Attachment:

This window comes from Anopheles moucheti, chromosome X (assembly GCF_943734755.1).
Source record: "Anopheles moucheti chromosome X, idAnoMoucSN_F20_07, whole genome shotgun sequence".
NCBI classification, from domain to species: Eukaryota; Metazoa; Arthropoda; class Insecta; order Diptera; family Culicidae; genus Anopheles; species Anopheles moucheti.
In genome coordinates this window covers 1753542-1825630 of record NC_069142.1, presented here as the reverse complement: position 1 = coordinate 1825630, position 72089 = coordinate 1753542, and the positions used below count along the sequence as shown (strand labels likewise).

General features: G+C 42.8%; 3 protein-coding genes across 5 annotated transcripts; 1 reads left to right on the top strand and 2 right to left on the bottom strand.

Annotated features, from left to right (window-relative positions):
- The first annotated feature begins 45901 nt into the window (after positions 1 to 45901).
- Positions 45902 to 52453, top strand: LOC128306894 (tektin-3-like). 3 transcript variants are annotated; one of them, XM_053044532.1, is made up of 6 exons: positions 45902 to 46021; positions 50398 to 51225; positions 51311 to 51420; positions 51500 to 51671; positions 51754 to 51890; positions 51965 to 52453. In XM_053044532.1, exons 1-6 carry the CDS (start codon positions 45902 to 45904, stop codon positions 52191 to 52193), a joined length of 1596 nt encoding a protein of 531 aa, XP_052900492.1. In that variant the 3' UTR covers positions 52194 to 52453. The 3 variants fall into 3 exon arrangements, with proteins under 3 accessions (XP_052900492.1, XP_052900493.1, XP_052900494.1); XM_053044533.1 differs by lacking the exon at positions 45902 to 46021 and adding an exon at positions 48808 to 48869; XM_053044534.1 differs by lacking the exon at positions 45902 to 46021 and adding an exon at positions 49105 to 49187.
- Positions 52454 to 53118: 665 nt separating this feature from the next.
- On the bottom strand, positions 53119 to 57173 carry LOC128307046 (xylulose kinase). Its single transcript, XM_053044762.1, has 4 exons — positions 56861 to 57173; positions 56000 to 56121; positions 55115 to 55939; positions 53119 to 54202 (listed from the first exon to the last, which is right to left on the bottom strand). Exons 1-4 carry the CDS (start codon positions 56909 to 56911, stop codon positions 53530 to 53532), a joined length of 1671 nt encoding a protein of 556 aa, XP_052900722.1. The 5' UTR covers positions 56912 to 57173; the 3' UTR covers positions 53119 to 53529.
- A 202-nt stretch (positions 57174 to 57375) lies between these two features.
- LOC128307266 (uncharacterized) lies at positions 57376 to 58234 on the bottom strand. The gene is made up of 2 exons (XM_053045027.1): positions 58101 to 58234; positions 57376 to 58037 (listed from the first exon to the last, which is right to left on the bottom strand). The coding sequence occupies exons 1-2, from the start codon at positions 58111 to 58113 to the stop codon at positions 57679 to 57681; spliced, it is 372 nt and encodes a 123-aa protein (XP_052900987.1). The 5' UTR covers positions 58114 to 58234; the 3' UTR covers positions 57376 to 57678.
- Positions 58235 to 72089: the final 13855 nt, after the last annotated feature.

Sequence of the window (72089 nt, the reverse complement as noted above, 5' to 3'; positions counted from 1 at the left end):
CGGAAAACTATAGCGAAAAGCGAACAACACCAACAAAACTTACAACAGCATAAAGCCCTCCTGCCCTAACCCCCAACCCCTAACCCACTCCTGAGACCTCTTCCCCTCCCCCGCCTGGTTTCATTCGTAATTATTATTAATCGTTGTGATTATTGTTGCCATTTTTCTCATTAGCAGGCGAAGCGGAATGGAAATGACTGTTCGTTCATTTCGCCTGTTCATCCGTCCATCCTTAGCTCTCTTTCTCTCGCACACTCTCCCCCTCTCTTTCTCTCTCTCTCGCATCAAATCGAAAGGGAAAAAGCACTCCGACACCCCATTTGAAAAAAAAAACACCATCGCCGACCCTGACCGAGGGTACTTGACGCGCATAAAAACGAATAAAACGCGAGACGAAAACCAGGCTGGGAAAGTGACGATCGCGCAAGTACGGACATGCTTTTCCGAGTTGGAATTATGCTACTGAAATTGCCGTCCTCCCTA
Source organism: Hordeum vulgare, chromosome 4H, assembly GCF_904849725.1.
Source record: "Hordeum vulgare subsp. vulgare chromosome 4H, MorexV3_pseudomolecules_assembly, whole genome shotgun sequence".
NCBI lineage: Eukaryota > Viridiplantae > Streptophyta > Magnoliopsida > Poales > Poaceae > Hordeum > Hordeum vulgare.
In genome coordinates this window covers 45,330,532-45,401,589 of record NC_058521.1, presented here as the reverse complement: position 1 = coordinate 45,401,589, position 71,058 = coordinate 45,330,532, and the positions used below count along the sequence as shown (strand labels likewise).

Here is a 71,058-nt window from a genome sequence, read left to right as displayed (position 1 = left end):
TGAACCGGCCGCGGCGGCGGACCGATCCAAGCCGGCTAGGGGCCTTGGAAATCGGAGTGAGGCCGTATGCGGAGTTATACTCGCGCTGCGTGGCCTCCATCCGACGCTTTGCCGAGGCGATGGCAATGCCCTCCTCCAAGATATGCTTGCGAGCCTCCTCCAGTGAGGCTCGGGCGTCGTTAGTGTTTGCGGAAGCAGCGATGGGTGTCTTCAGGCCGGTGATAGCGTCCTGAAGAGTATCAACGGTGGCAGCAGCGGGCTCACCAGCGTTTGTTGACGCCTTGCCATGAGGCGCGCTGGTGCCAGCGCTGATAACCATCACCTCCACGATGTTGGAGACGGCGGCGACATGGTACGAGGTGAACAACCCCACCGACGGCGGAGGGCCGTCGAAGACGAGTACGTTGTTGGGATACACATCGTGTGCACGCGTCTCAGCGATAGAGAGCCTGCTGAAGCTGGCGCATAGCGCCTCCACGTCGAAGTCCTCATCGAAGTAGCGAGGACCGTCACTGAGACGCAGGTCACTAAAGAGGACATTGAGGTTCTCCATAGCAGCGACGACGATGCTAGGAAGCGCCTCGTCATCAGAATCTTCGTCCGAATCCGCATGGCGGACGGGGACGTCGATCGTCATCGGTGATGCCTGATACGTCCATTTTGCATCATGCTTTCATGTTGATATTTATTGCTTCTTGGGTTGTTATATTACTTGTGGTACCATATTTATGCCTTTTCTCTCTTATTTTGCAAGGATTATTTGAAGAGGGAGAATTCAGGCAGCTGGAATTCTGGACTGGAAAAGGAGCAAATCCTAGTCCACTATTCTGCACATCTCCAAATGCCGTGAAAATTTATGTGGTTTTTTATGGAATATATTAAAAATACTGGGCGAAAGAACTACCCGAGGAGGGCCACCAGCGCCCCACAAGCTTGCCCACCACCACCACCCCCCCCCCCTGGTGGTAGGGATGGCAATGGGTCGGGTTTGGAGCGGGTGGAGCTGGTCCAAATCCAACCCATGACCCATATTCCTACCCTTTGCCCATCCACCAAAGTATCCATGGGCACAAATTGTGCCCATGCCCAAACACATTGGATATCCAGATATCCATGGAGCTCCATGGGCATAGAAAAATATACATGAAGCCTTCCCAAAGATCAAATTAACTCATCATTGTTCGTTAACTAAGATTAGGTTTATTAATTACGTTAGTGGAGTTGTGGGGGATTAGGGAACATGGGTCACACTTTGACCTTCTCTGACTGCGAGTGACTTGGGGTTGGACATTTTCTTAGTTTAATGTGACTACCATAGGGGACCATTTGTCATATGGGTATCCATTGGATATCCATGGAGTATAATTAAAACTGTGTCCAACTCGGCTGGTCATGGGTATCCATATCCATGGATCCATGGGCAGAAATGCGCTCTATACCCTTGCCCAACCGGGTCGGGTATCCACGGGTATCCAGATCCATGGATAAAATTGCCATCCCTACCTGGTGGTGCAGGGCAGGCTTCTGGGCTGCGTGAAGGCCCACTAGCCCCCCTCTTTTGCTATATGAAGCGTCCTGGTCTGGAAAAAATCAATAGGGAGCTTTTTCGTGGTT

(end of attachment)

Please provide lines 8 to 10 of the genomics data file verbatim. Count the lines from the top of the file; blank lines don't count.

- Positions 45902 to 52453, top strand: LOC128306894 (tektin-3-like). 3 transcript variants are annotated; one of them, XM_053044532.1, is made up of 6 exons: positions 45902 to 46021; positions 50398 to 51225; positions 51311 to 51420; positions 51500 to 51671; positions 51754 to 51890; positions 51965 to 52453. In XM_053044532.1, exons 1-6 carry the CDS (start codon positions 45902 to 45904, stop codon positions 52191 to 52193), a joined length of 1596 nt encoding a protein of 531 aa, XP_052900492.1. In that variant the 3' UTR covers positions 52194 to 52453. The 3 variants fall into 3 exon arrangements, with proteins under 3 accessions (XP_052900492.1, XP_052900493.1, XP_052900494.1); XM_053044533.1 differs by lacking the exon at positions 45902 to 46021 and adding an exon at positions 48808 to 48869; XM_053044534.1 differs by lacking the exon at positions 45902 to 46021 and adding an exon at positions 49105 to 49187.
- Positions 52454 to 53118: 665 nt separating this feature from the next.
- On the bottom strand, positions 53119 to 57173 carry LOC128307046 (xylulose kinase). Its single transcript, XM_053044762.1, has 4 exons — positions 56861 to 57173; positions 56000 to 56121; positions 55115 to 55939; positions 53119 to 54202 (listed from the first exon to the last, which is right to left on the bottom strand). Exons 1-4 carry the CDS (start codon positions 56909 to 56911, stop codon positions 53530 to 53532), a joined length of 1671 nt encoding a protein of 556 aa, XP_052900722.1. The 5' UTR covers positions 56912 to 57173; the 3' UTR covers positions 53119 to 53529.